Congratulations to all the Bingo winners of last week. The jackpot still is growing, so on the evening of Aug. 19, someone might be the lucky one taking it home with them. Who knows, if you come out that evening you could be the lucky person taking it home with you.Make sure you join in the fun that evening as the game starts at 7:15 p.m.
The Old-Time Dance club has just sent me a notice stating the first dance will be on Sunday, Sept. 27, starting at 1:30 p.m. with the “Old Tymes Aires” band entertaining the group that afternoon.
If you have any questions , concerns , or questions about upcoming events contact Doug Haustein at 403-742-3994 or John Blonski at 403-574-2197.
There was also a misprint on the announcement in last week’s column of Sara and Tyrell Carstairs’ new baby daughter Nora Ann Carstairs. Her sibblings are (Hadleigh and Karter /not Katie), so sorry about that. A big congratulations goes out to all the family members on the arrival of Nora.
Going on to one more worker at the elevators was Tom Johnson. The Johnson family moved to Botha in 1920, where Tom worked as a agent at the Terminal Grain Co.
In January 1922, Tom got word that the Brook elevators were closing their doors, so the WL Friend building was remodeled and the Johnson’s started a Confectionery Store and Ice Cream Parlour.
In 1923, took over the Dray (wagon) line and Livery barn business while his wife opened the Cozy Cafe. Tom also had a barn behind the cafe where he kept a milk cow and some chickens.
The Cozy Cafe became a social meeting place where people came to hold card parties where each player was paying a nominal fee. Out of this was bought some small prizes and the rest of the money went to the Johnsons to pay for the coffee, extra electricity and coal. The Women’s Institute traveling library was also housed there. Tom and his wife were also involved with the work of the United Church, both serving on the board and in the Sunday School.Mrs. Johnson was also a member of the ladies group in the church. While Tom loved to curl, also which he particapated in weekly.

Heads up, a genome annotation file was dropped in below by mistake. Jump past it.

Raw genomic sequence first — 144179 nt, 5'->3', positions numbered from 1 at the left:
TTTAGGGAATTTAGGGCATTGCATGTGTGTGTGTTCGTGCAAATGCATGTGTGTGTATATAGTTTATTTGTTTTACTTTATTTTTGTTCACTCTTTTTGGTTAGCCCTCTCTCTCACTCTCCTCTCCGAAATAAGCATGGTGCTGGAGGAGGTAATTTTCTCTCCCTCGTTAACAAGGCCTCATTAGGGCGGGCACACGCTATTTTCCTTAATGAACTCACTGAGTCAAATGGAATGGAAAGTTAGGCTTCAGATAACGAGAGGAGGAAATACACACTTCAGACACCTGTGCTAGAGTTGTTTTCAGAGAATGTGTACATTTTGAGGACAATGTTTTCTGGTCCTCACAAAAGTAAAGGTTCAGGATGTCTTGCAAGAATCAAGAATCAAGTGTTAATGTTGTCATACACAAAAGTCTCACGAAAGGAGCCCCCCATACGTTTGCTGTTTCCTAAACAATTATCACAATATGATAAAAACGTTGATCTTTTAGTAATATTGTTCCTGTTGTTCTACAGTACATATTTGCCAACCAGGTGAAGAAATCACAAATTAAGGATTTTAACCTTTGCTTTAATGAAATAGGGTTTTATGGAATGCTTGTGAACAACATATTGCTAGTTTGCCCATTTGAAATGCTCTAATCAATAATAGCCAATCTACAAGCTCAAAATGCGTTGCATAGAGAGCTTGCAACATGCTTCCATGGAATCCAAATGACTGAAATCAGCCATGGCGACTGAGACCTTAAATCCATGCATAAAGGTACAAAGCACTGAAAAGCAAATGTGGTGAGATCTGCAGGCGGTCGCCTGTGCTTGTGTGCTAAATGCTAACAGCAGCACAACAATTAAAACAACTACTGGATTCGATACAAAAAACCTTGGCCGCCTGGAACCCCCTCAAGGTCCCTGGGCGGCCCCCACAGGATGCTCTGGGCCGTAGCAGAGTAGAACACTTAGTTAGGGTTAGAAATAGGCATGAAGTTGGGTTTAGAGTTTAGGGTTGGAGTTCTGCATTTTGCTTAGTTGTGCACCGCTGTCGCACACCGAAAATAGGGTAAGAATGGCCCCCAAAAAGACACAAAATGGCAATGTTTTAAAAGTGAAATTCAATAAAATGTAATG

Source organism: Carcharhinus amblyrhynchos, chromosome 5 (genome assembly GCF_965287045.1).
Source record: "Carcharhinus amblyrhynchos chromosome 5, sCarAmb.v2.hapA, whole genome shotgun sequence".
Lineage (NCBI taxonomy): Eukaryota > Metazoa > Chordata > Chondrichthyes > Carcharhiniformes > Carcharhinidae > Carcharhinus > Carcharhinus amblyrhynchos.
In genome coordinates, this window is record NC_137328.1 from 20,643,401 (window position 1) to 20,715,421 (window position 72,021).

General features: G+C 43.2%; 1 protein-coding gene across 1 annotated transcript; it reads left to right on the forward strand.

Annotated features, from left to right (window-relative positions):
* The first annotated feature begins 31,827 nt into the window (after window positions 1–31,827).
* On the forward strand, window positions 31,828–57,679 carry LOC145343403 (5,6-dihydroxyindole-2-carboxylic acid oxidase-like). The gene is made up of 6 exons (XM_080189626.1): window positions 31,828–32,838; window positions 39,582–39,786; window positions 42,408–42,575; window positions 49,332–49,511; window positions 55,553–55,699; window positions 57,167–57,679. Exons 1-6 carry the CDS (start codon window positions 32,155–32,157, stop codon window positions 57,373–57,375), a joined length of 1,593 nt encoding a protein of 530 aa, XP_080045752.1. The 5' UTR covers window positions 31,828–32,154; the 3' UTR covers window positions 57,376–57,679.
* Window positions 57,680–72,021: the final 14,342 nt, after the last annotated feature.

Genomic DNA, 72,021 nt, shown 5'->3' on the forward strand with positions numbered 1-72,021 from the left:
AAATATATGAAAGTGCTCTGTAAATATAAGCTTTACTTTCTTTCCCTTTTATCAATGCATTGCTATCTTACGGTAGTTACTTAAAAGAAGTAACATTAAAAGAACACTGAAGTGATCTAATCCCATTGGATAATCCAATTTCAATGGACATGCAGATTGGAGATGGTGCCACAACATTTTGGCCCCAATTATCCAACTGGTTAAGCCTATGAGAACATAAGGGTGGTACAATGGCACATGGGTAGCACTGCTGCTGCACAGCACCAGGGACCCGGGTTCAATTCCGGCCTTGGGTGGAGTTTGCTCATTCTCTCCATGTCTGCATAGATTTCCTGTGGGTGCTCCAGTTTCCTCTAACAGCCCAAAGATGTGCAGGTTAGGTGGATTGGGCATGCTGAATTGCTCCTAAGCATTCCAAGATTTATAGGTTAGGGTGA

In their house and over the hardware they rented sleeping areas for travelers, but one day when he took a traveler up to the hardware sleeping area he discovered a fire which just started, so they were lucky enough they could extingished the fire quickly.
Tom passed away suddenly at the age of 68 years. Mrs. Johnson after his passing had some relatives stay with her, caring for her until her passing at the age of 69 years.
Another worker was Jack MacKay. John (Jack) MacKay was born in Beaverton,Ontario in 1873 and meet and married Lillian Fullard in 1910 in Bulyes, Sask and they homesteaded in Midnapore, Alberta. They moved to Botha in 1912. There they lived in the second house north of the curling rink.
John worked in the elevator business all the time they lived in Botha. First working as a first co-operative at the Botha Farmers Elevator Co, which was sold to the Alberta Wheat Pool in 1927. The Farmers bought the elevator just east of it and named it the Botha Farmers Grain Co., which John was a agent at. In 1935 it was renamed the Midland Pacific Grain Co, as change of name and ownership.
September 1940, John passed away leaving Lillian to move to Edmonton until her passing in 1964.
Sympathy goes out to Hellen Bailey family as of the passing of Helen Bailey, who passed away peacefully. Our prayers and thought are with you all at this time.